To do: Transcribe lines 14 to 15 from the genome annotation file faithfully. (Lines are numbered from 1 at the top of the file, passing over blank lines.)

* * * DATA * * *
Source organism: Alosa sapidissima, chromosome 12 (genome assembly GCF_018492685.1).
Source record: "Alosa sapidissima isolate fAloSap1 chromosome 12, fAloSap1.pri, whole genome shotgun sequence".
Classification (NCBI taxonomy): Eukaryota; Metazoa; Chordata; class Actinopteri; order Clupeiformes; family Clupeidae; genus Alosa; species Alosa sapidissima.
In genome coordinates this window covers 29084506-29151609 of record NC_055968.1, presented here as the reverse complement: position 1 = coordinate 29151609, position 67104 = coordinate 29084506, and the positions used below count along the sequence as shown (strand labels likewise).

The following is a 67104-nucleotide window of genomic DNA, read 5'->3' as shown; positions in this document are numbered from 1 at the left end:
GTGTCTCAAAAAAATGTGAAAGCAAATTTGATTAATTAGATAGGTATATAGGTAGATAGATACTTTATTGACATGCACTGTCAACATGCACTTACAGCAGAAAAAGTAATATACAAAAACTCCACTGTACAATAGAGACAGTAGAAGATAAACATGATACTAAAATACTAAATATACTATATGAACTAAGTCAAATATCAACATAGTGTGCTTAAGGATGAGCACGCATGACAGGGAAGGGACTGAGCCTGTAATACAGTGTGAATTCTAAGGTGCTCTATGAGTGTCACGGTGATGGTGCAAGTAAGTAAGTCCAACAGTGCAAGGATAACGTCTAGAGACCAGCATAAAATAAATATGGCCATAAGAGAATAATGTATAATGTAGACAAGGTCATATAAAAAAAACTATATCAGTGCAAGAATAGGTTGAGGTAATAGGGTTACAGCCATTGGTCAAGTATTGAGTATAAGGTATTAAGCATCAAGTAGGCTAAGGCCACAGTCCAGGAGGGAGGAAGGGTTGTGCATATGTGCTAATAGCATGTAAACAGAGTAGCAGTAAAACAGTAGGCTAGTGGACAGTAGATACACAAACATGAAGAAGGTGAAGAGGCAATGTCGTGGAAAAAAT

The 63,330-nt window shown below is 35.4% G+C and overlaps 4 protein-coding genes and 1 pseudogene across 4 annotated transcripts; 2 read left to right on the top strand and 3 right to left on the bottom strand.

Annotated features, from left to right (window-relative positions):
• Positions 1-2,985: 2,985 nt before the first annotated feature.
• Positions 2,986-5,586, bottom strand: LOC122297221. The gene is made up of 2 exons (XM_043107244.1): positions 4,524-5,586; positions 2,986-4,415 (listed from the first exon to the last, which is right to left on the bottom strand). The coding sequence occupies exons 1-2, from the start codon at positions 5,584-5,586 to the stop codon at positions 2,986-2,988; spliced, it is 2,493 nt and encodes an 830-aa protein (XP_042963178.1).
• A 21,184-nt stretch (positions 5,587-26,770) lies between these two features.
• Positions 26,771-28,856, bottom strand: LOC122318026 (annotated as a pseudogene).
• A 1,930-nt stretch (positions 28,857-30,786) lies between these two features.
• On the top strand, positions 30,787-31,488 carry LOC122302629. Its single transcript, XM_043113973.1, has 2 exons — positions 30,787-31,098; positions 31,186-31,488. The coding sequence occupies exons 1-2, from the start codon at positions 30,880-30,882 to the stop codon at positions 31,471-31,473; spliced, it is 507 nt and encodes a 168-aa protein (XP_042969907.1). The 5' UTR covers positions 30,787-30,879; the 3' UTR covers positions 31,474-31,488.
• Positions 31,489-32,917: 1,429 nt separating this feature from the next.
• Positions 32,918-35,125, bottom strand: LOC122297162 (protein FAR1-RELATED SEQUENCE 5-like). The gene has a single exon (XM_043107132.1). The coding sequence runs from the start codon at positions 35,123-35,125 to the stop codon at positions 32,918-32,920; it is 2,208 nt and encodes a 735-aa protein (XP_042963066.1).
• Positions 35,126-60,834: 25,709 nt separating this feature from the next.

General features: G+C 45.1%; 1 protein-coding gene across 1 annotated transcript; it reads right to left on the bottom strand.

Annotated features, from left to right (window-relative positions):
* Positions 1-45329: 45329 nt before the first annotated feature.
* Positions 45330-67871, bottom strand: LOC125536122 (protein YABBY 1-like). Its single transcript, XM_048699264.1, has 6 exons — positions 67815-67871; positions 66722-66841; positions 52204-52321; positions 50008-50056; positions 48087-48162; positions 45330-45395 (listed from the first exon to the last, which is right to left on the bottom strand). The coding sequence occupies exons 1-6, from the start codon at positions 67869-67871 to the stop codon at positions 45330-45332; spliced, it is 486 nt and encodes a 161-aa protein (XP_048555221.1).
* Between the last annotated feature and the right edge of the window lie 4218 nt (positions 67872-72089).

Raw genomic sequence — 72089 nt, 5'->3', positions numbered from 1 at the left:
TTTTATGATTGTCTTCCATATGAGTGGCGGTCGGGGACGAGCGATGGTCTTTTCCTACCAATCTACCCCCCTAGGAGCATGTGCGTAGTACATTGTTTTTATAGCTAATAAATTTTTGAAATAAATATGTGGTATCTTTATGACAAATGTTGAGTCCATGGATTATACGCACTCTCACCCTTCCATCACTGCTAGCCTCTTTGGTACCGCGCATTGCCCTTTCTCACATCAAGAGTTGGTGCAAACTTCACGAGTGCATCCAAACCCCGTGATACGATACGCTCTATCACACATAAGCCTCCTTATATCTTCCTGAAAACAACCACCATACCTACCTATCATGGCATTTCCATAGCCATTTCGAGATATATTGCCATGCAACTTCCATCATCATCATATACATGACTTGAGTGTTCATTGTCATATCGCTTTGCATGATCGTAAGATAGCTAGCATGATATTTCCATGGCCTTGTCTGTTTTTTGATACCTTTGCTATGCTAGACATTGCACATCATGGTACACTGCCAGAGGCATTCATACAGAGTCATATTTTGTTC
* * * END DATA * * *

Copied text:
• On the top strand, positions 30,787-31,488 carry LOC122302629. Its single transcript, XM_043113973.1, has 2 exons — positions 30,787-31,098; positions 31,186-31,488. The coding sequence occupies exons 1-2, from the start codon at positions 30,880-30,882 to the stop codon at positions 31,471-31,473; spliced, it is 507 nt and encodes a 168-aa protein (XP_042969907.1). The 5' UTR covers positions 30,787-30,879; the 3' UTR covers positions 31,474-31,488.
• Positions 31,489-32,917: 1,429 nt separating this feature from the next.